But Iran's strategy would be primarily political, not military. Even one minor hit on a U.S. warship, one photograph of gray smoke coming from a U.S. hull, would exceed expectations and would be an Iranian moral victory. More importantly, Iran would hope to turn its losses into a propaganda victory -- an example of the U.S. bully beating up a small country. From an economic perspective, the Obama team would likely ponder the implications for the global economy of a naval battle in the Strait of Hormuz. For all these reasons, it might be in Iran's interest to arrange a provocation over the ship-inspection provision, engage the United States in a game of chicken, and see whether or not the Security Council resolution will have any meaning.

Iran is not the only one that can play chicken over this issue. China's oil companies will soon be the dominant foreign player in Iran's energy sector. H.R. 2194's sanctions will place these Chinese companies, and many other Chinese companies dealing with Iran, in Obama's gun sights. Will he be willing to pull the trigger and risk a possible trade war with China, thus imperiling his goal of doubling U.S. exports over the next five years? Or will Obama use the bill's opt-out provisions, which the president noted in his signing statement, and render the statute something of a dead letter?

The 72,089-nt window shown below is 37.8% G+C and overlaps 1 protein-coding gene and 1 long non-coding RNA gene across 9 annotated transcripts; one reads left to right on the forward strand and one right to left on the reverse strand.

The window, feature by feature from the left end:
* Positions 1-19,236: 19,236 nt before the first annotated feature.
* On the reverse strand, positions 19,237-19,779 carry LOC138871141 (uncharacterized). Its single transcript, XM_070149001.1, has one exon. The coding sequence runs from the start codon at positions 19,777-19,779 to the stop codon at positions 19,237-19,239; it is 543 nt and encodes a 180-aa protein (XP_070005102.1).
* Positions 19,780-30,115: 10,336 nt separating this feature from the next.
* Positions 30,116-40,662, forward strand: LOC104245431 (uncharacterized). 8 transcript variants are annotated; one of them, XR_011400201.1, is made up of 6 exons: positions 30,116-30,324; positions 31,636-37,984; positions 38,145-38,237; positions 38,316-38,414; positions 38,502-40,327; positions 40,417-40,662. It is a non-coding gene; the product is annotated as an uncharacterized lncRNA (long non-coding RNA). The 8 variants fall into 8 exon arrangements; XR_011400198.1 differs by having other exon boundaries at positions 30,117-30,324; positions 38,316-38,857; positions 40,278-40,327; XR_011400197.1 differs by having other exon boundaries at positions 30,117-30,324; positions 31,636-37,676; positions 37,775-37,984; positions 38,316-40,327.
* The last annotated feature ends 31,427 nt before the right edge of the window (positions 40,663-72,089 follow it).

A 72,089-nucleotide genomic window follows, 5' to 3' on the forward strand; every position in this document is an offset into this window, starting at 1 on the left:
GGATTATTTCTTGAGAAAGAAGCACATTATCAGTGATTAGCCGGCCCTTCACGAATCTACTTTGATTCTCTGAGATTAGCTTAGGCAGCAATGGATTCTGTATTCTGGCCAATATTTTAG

Sanctioning Iran is not free; it will require taking risks and possibly incurring economic and even military losses. Iran, and perhaps China, might soon test Obama's appetite for further escalation.

Is Afghan development assistance making the problem worse?